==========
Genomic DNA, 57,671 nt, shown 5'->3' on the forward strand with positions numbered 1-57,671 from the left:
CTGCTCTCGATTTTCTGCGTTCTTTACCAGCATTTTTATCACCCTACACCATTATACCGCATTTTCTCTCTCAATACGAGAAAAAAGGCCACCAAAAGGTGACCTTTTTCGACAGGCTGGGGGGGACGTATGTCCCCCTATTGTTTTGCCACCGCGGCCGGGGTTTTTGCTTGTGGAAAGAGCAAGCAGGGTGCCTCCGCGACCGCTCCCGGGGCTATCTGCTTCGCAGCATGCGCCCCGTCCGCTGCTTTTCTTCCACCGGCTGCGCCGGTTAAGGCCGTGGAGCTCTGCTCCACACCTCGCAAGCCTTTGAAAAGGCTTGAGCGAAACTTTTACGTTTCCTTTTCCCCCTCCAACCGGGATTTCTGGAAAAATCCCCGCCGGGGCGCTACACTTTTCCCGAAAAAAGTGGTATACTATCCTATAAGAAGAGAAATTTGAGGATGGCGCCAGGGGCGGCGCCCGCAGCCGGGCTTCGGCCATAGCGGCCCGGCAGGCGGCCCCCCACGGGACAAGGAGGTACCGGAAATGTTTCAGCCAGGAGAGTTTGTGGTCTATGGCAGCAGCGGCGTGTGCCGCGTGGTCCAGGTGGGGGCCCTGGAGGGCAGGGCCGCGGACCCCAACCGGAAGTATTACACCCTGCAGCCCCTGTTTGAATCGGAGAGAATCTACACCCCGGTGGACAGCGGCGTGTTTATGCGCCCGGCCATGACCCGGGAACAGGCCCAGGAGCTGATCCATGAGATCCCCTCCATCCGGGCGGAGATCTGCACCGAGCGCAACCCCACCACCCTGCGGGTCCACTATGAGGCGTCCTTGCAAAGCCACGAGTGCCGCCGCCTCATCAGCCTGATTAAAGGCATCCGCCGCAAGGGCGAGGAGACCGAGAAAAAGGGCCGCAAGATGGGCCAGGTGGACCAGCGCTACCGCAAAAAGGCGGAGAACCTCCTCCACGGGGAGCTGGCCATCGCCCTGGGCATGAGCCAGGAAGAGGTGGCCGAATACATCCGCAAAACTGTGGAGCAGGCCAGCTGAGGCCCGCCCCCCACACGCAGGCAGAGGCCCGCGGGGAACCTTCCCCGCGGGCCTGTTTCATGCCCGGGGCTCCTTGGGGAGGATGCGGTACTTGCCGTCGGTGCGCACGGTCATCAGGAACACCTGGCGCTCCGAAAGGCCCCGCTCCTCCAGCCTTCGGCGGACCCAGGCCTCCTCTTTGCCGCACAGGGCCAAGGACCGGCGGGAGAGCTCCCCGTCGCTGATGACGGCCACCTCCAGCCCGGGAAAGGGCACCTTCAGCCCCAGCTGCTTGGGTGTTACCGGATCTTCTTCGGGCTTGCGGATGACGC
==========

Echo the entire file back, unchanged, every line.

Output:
Genomic DNA, 57,671 nt, shown 5'->3' on the forward strand with positions numbered 1-57,671 from the left:
CTGCTCTCGATTTTCTGCGTTCTTTACCAGCATTTTTATCACCCTACACCATTATACCGCATTTTCTCTCTCAATACGAGAAAAAAGGCCACCAAAAGGTGACCTTTTTCGACAGGCTGGGGGGGACGTATGTCCCCCTATTGTTTTGCCACCGCGGCCGGGGTTTTTGCTTGTGGAAAGAGCAAGCAGGGTGCCTCCGCGACCGCTCCCGGGGCTATCTGCTTCGCAGCATGCGCCCCGTCCGCTGCTTTTCTTCCACCGGCTGCGCCGGTTAAGGCCGTGGAGCTCTGCTCCACACCTCGCAAGCCTTTGAAAAGGCTTGAGCGAAACTTTTACGTTTCCTTTTCCCCCTCCAACCGGGATTTCTGGAAAAATCCCCGCCGGGGCGCTACACTTTTCCCGAAAAAAGTGGTATACTATCCTATAAGAAGAGAAATTTGAGGATGGCGCCAGGGGCGGCGCCCGCAGCCGGGCTTCGGCCATAGCGGCCCGGCAGGCGGCCCCCCACGGGACAAGGAGGTACCGGAAATGTTTCAGCCAGGAGAGTTTGTGGTCTATGGCAGCAGCGGCGTGTGCCGCGTGGTCCAGGTGGGGGCCCTGGAGGGCAGGGCCGCGGACCCCAACCGGAAGTATTACACCCTGCAGCCCCTGTTTGAATCGGAGAGAATCTACACCCCGGTGGACAGCGGCGTGTTTATGCGCCCGGCCATGACCCGGGAACAGGCCCAGGAGCTGATCCATGAGATCCCCTCCATCCGGGCGGAGATCTGCACCGAGCGCAACCCCACCACCCTGCGGGTCCACTATGAGGCGTCCTTGCAAAGCCACGAGTGCCGCCGCCTCATCAGCCTGATTAAAGGCATCCGCCGCAAGGGCGAGGAGACCGAGAAAAAGGGCCGCAAGATGGGCCAGGTGGACCAGCGCTACCGCAAAAAGGCGGAGAACCTCCTCCACGGGGAGCTGGCCATCGCCCTGGGCATGAGCCAGGAAGAGGTGGCCGAATACATCCGCAAAACTGTGGAGCAGGCCAGCTGAGGCCCGCCCCCCACACGCAGGCAGAGGCCCGCGGGGAACCTTCCCCGCGGGCCTGTTTCATGCCCGGGGCTCCTTGGGGAGGATGCGGTACTTGCCGTCGGTGCGCACGGTCATCAGGAACACCTGGCGCTCCGAAAGGCCCCGCTCCTCCAGCCTTCGGCGGACCCAGGCCTCCTCTTTGCCGCACAGGGCCAAGGACCGGCGGGAGAGCTCCCCGTCGCTGATGACGGCCACCTCCAGCCCGGGAAAGGGCACCTTCAGCCCCAGCTGCTTGGGTGTTACCGGATCTTCTTCGGGCTTGCGGATGACGC